Brotli is an open source, lossless data compression algorithm with a better compression density than gzip that reduces bandwidth consumption and helps content load faster.

Illustration of how the compression algorithm brotli works


Modern websites and web applications have become more demanding. Web pages now weigh more than ever and bandwidth consumption is at an all-time high. Mobile data traffic alone is expected to go from 6.2 Exabytes per month in 2016 to 30.6 Exabytes per month in 2020. These forecasts represent a need for new compression technology that minimizes bandwidth usage and keeps the web fast.

In comparison to gzip, brotli is around 20% more performant when it comes to compressing files such as HTML, CSS and JavaScript. In addition, Google, the creator of brotli, says that it’s 20-26% more performant than the other compression algorithm it made called zopfli. Because brotli was open-sourced by Google, the entire online community can benefit.

How Brotli Is Engineered

Brotli uses Huffman coding and a variant of the LZ77 algorithm which allows it to create a sliding window for backreferences. While gzip uses a fixed window of 32KB, Brotli uses a sliding window between 1KB and 16MB. This means that Brotli is able to optimize CWND and RWND and deliver larger, compressed files more efficiently. It also reuses entropy codes and adds a static dictionary that can be referenced from anywhere in the stream.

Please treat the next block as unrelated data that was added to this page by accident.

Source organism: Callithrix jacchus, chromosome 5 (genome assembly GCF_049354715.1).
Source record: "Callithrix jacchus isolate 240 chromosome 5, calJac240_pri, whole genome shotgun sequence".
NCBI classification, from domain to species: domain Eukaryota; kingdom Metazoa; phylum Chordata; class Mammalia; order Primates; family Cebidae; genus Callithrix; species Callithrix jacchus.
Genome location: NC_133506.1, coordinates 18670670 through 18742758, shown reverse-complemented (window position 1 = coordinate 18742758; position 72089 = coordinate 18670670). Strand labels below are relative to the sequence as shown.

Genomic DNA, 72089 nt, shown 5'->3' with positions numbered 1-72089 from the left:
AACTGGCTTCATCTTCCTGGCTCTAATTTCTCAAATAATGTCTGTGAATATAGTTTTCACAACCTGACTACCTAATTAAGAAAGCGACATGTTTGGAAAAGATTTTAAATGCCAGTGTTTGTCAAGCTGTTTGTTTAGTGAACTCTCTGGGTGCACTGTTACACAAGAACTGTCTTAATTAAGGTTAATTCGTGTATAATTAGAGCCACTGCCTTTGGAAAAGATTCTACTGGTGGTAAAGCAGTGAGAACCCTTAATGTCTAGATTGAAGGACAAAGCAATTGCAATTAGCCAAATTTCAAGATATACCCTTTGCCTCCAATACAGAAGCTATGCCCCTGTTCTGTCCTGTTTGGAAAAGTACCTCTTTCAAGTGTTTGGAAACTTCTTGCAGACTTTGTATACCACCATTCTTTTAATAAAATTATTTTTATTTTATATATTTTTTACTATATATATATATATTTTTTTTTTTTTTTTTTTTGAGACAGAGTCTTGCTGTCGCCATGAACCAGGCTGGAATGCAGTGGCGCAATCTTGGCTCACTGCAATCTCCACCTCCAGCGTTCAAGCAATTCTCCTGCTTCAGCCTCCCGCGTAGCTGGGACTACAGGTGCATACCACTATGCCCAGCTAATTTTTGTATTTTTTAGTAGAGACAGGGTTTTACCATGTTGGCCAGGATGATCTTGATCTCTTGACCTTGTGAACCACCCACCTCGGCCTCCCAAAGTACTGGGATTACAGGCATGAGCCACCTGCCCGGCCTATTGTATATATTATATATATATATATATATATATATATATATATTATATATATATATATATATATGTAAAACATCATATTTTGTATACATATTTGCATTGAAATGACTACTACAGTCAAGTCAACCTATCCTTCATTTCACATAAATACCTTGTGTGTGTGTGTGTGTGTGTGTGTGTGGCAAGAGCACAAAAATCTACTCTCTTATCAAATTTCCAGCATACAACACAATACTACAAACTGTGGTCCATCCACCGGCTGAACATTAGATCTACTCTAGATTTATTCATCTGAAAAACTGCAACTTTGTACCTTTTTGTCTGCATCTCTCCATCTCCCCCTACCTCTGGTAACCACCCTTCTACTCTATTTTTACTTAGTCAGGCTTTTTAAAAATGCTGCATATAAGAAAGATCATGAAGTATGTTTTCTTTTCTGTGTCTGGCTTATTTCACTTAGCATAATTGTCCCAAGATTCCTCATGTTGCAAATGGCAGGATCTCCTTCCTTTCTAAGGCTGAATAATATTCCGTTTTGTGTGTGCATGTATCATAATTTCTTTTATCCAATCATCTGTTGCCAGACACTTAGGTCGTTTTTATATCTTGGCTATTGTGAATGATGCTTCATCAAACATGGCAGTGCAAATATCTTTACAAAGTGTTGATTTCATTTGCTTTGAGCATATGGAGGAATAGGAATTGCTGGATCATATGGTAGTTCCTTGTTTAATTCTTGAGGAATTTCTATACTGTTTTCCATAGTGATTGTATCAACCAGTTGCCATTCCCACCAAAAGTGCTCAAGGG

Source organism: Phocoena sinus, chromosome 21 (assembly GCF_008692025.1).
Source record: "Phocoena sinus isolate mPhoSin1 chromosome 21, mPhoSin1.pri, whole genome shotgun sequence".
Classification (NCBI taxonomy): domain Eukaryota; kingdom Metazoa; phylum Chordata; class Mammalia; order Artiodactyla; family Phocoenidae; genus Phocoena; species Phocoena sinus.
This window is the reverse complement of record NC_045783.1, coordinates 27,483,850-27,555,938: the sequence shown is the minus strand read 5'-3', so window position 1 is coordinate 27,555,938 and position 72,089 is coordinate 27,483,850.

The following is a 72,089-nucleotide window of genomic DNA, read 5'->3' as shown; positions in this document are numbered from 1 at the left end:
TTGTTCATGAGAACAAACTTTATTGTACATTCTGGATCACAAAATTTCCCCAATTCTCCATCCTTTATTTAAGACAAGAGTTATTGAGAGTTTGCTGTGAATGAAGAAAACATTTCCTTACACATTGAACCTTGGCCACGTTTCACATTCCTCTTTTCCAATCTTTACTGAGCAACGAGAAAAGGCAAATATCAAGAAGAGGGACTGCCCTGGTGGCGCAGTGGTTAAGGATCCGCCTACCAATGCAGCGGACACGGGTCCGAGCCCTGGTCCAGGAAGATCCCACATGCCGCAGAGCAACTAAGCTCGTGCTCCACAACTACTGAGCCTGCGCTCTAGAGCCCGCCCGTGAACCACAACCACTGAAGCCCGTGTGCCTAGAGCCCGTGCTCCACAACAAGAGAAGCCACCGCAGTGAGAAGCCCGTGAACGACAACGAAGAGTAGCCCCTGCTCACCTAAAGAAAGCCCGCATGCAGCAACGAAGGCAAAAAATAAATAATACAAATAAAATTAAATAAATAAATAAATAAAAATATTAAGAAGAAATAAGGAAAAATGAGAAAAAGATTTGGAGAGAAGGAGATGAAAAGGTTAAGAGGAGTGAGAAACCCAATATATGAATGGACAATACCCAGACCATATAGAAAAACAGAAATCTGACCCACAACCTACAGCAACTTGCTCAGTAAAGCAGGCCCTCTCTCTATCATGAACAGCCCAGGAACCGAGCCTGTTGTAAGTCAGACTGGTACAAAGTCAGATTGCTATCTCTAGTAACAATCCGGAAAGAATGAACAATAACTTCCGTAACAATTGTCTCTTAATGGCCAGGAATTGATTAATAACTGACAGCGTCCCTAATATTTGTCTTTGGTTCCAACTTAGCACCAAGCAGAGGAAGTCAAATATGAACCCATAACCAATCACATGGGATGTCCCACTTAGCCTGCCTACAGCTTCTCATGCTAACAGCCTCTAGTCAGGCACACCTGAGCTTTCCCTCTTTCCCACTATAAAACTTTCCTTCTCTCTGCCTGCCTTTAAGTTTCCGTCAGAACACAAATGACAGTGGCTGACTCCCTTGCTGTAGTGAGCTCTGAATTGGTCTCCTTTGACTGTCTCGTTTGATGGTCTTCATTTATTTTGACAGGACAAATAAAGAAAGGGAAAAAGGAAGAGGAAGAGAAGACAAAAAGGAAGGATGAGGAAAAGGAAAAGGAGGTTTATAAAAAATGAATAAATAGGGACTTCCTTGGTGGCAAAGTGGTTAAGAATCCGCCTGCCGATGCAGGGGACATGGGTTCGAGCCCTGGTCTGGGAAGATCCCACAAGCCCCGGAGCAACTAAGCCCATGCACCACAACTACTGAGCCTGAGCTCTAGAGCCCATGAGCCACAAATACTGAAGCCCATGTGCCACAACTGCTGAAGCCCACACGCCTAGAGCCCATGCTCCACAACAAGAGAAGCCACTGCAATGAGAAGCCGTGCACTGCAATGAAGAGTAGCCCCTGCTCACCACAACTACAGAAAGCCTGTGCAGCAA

How Brotli Works

  1. A user accesses a website or web application running on a server that supports brotli
  2. The browser notifies the server about what kind of content it can decompress by using the Accept-Encoding header
  3. The server decides which kind of compressed content to deliver based on the compression algorithms contained in the request
  4. The server sends a Content-Encoding header to the browser, indicating the method used
  5. The browser decompresses the data before displaying it on the page


Because brotli is open source, it’s freely available as a server add-on to web hosting providers and content delivery networks (CDNs), as well as individuals and businesses that manage their own servers. Supporting this new compression algorithm doesn’t only save customers of hosting providers and CDNs on bandwidth costs; it also speeds up page load time across the web.

As new compression algorithms like brotli emerge, it becomes vital for server owners to adopt them. Doing so helps de-clutter and optimize content delivery over the Internet. However, browsers must support this technology as well. To see which browsers currently support brotli, check out this resource.